Book Review | The Flatshare by Beth O’Leary

Tiffy needs a place to live. She’s in London, and her meagre Assistant Editor salary isn’t going to get her very far. She also needs to get out of her toxic ex-boyfriend’s flat, finally accepting that things are over between them. And that’s when she comes across this unconventional arrangement.

Leon is a palliative care nurse and works nights. He needs the extra cash – his brother is in prison, a wrongful conviction for armed robbery, and Leon is desperately funding a lawyer to start an appeal. So he places an ad for someone to share his apartment between the hours of 6pm and 9am every day. They’ll share the bed, kitchen, utensils, TV. Except they’ll never meet.

“I knew when I signed up for this that we wouldn’t be in the flat at the same time – that was why it was such a good idea. But I didn’t realise that we would literally never meet. Like, ever, at all, for four whole months.”

In our modern-day world, where almost all indirect communication is digital, there is something charming and whimsical about writing. What starts as a note from Tiffy reminding Leon to keep the toilet seat down evolves into a longstanding form of communication between the two, each of them slowly getting to know the other through the months in which they share a home and a bed but never cross paths.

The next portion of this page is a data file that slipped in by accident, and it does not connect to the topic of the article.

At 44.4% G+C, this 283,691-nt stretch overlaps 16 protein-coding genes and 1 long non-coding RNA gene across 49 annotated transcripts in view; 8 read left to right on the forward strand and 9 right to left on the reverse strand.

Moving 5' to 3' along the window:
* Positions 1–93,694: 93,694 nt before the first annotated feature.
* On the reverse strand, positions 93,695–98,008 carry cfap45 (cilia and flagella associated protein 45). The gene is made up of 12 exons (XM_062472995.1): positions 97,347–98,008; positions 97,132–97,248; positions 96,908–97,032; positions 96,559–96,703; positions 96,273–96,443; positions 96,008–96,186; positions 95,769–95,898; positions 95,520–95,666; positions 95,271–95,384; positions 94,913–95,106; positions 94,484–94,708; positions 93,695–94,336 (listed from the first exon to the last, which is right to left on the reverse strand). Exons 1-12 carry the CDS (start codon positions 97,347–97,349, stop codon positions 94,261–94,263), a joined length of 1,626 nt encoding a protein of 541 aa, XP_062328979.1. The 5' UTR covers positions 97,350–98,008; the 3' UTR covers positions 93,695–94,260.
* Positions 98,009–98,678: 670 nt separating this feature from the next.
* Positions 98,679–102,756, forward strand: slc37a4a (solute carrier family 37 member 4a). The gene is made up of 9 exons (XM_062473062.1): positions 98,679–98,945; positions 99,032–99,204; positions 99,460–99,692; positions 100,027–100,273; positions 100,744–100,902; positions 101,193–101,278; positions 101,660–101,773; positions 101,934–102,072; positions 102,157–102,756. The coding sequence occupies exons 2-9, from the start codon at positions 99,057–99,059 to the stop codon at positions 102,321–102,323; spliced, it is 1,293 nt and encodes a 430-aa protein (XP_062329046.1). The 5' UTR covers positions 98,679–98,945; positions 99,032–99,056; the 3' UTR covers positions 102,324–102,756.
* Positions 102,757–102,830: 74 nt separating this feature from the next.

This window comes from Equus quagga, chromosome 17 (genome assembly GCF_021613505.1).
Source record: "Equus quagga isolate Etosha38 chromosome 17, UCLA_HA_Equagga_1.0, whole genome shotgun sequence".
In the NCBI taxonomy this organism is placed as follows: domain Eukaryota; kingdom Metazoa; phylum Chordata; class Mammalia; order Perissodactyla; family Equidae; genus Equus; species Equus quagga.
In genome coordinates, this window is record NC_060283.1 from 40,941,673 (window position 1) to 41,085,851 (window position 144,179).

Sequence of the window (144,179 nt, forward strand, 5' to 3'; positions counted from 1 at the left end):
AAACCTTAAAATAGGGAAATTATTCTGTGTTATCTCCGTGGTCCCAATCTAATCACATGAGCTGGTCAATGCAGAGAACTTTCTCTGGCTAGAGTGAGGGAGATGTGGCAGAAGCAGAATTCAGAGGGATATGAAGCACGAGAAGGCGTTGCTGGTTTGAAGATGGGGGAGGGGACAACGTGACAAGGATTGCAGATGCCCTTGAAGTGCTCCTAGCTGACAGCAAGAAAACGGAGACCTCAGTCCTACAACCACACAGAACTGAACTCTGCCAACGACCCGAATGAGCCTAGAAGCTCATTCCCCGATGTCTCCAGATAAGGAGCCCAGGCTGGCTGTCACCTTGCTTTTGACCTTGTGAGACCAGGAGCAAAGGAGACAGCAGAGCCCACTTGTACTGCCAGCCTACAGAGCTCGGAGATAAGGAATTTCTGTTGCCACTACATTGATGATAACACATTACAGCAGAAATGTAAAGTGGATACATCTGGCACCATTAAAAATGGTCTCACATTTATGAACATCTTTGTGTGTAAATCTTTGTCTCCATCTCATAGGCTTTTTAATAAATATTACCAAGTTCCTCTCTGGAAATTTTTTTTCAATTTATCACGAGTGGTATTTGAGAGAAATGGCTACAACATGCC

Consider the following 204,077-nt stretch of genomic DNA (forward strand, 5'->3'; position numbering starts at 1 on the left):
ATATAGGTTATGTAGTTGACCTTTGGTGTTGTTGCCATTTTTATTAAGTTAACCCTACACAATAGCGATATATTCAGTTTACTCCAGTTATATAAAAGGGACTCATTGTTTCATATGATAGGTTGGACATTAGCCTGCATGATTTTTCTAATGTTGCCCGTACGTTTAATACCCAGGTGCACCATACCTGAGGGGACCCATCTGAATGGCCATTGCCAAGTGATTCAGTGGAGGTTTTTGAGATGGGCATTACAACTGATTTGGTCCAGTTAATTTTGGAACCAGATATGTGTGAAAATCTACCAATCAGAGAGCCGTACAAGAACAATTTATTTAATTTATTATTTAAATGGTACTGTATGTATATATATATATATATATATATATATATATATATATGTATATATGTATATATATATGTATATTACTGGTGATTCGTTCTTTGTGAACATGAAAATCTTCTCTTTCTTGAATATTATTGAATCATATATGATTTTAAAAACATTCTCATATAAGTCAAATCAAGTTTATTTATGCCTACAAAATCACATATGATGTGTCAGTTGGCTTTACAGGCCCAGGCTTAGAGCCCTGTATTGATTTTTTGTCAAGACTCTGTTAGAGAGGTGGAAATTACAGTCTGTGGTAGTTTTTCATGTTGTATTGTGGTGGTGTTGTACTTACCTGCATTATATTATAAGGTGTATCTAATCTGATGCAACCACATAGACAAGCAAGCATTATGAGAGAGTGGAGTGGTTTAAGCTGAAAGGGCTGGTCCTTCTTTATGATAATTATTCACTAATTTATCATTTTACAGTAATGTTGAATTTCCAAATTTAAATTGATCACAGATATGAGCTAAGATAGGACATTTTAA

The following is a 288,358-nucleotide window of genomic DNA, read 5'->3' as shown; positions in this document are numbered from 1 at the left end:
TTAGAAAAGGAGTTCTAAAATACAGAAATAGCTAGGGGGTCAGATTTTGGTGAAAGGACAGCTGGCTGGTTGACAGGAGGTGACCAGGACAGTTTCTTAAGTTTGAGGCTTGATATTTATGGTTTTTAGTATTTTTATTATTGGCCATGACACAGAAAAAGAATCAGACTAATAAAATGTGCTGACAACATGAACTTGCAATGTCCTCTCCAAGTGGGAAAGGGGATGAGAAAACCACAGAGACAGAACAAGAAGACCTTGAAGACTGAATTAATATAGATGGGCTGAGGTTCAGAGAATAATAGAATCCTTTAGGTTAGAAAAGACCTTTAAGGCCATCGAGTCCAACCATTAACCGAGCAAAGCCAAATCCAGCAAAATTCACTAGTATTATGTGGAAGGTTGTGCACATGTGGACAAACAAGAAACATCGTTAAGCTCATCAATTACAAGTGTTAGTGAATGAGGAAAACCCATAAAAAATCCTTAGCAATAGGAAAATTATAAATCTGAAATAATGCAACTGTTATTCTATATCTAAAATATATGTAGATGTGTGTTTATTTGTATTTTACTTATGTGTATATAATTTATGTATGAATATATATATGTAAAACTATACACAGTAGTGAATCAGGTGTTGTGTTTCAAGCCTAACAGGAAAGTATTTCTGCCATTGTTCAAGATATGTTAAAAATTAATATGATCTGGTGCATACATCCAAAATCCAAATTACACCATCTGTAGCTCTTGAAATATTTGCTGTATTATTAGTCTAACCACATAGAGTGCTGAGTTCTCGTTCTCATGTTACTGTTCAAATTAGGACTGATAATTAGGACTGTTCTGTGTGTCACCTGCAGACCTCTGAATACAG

“I rest my forehead against the fridge door for a moment, then run my fingers across the layers of paper scraps and post-its. There’s no much here. Jokes, secrets, stories, the slow unfolding of two people whose lives have been changing in parallel – or, I don’t know, in sync. Different times, same place.”

There’s more than meets the eye with this hugely engaging, funny and touching piece of contemporary fiction. Tiffy is a quirky character without being a caricature, and the way that O’Leary alternates the perspectives between the two protagonists through a distinct writing style for each helps to define their voices and builds up their personalities. Honourable mentions should also go to Tiffy’s best friends, counsellor Mo and no-nonsense lawyer Gerty, faithful companions who support Tiffy through good and bad.

There are also depths to this novel that you might not be expecting: the lasting ramifications of trauma; the failures of the justice system; emotional abuse and manipulation. O’Leary counters these topics in a sensitive way that is still in keeping with the tone of the novel. She takes an innovative idea, shaking up the traditional epistolary form and creates a quirky novel you can devour in a couple of sittings.

“Life is often simple, but you don’t notice how simple it was until it gets incredibly complicated, like how you never feel grateful for being well until you’re ill, or how you never appreciate your tights drawer until you rip a pair and have no spares.”

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